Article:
New MARTA deputy general manager leaves in surprise move
By John Ruch
MARTA Deputy General Manager Josh Rowan has abruptly left the transit agency without explanation only five months after his high-profile hiring.
Rowan, the former commissioner of the Atlanta Department of Transportation, was tasked by MARTA with speeding the delivery of major projects and engaging with communities to determine whether some of those lines should be served by rail or bus. His departure only deepens confusion about MARTA’s schedule and direction amid intense controversies like Atlanta BeltLine transit and Campbellton Road bus rapid transit (BRT).
Rowan’s departure was revealed in a Jan. 5 Atlanta Journal-Constitution story based on internal MARTA emails. Rowan declined to comment to SaportaReport. He reposted the AJC story on his LinkedIn page, which does not list any new job.
MARTA also did not explain the move, saying only in a written statement, “After careful consideration, MARTA has decided to part ways with Josh Rowan.”
Rowan has been temporarily replaced by Carrie Rocha under the lesser title of interim chief capital officer. Rocha has been working at MARTA since September 2021 as assistant general manager of the Central Program Management Office, which coordinates all of the agency’s programs. She previously worked for more than 20 years at HTNB, a transportation consulting firm.
Matthew Rao, chair of the advocacy group BeltLine Rail Now, was among those surprised by the move. He said his group was scheduled to meet with Rowan next week and now is seeking a meeting with Rocha instead. He noted that MARTA has had frequent turnover in capital planning leadership, with two other executives in the role since 2019.
“We had been looking forward to stability and forward movement on capital projects – namely, the rail and BRT projects in [the transit-funding sales tax program] More MARTA – and wonder what the constant change of personnel in these roles at MARTA means for that,” said Rao. “Time will tell, but the continued departures in capital projects management are slowing the progress and costing MARTA and the City of Atlanta time and money.”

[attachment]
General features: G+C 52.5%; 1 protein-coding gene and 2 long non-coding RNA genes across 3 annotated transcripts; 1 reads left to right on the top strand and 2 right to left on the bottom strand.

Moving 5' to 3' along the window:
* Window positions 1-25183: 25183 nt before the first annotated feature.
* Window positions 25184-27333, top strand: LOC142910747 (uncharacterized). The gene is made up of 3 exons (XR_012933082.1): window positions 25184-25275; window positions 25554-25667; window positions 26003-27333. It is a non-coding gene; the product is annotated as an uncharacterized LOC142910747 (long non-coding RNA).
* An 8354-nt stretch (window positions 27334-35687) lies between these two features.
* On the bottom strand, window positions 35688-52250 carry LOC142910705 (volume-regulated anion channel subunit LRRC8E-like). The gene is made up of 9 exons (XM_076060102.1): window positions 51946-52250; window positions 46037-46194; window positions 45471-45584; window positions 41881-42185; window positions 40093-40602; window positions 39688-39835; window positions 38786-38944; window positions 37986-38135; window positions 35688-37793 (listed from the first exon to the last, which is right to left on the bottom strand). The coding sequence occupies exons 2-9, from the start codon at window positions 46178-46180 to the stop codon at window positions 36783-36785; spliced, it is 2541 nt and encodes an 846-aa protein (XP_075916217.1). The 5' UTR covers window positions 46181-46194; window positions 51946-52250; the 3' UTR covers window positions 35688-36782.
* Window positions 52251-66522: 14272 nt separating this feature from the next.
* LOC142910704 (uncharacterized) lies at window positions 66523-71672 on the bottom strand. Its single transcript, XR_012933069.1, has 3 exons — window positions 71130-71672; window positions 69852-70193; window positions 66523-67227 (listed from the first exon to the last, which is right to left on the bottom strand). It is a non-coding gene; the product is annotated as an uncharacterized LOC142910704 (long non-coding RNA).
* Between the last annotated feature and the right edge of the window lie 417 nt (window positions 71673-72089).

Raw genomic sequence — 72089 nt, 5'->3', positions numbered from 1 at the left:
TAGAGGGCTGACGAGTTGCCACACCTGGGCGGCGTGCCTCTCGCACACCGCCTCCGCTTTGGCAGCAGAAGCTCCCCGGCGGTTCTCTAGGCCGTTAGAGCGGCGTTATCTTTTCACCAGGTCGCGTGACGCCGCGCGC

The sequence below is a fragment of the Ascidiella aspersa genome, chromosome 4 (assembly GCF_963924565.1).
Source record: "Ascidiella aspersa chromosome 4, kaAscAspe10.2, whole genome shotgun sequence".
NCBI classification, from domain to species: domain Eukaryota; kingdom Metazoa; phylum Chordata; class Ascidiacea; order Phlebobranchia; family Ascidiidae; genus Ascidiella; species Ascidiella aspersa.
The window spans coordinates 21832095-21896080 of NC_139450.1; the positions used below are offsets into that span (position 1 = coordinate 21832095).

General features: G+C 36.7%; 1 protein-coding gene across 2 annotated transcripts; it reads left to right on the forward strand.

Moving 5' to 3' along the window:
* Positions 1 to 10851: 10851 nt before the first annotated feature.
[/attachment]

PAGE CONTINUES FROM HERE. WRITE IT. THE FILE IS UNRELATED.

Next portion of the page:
MARTA recently had other big changes. In December, it abruptly halted service on its Downtown Streetcar, citing safety issues with its wheels. That same month saw a MARTA Board of Directors shakeup, with the unusual resignation of two members representing the City of Atlanta, who were replaced by appointees of Mayor Andre Dickens – who has publicly voiced support for BeltLine rail.
Rowan’s departure from the Atlanta DOT job was also abrupt and unexplained at the time. He later told SaportaReport that the move was based on feeling the main part of the job was done and the factor of stress from running the new department amid the crisis of the COVID-19 pandemic.
Correction: A previous version of this story incorrectly named Rao’s position at BeltLine Rail Now.
There are models for proper integration of demand-oriented public transit and for road diets.
Houston is a great example of the former.https://www.houstonchronicle.com/news/houston-texas/transportation/article/Metro-s-next-step-to-a-bigger-transit-system-is-17323310.php
Jersey City is a great example of the latter. https://www.bloomberg.com/news/features/2022-12-28/it-s-been-a-deadly-year-on-us-roads-except-in-this-city
Maybe it’s time to bring in folks who know what they’re doingReport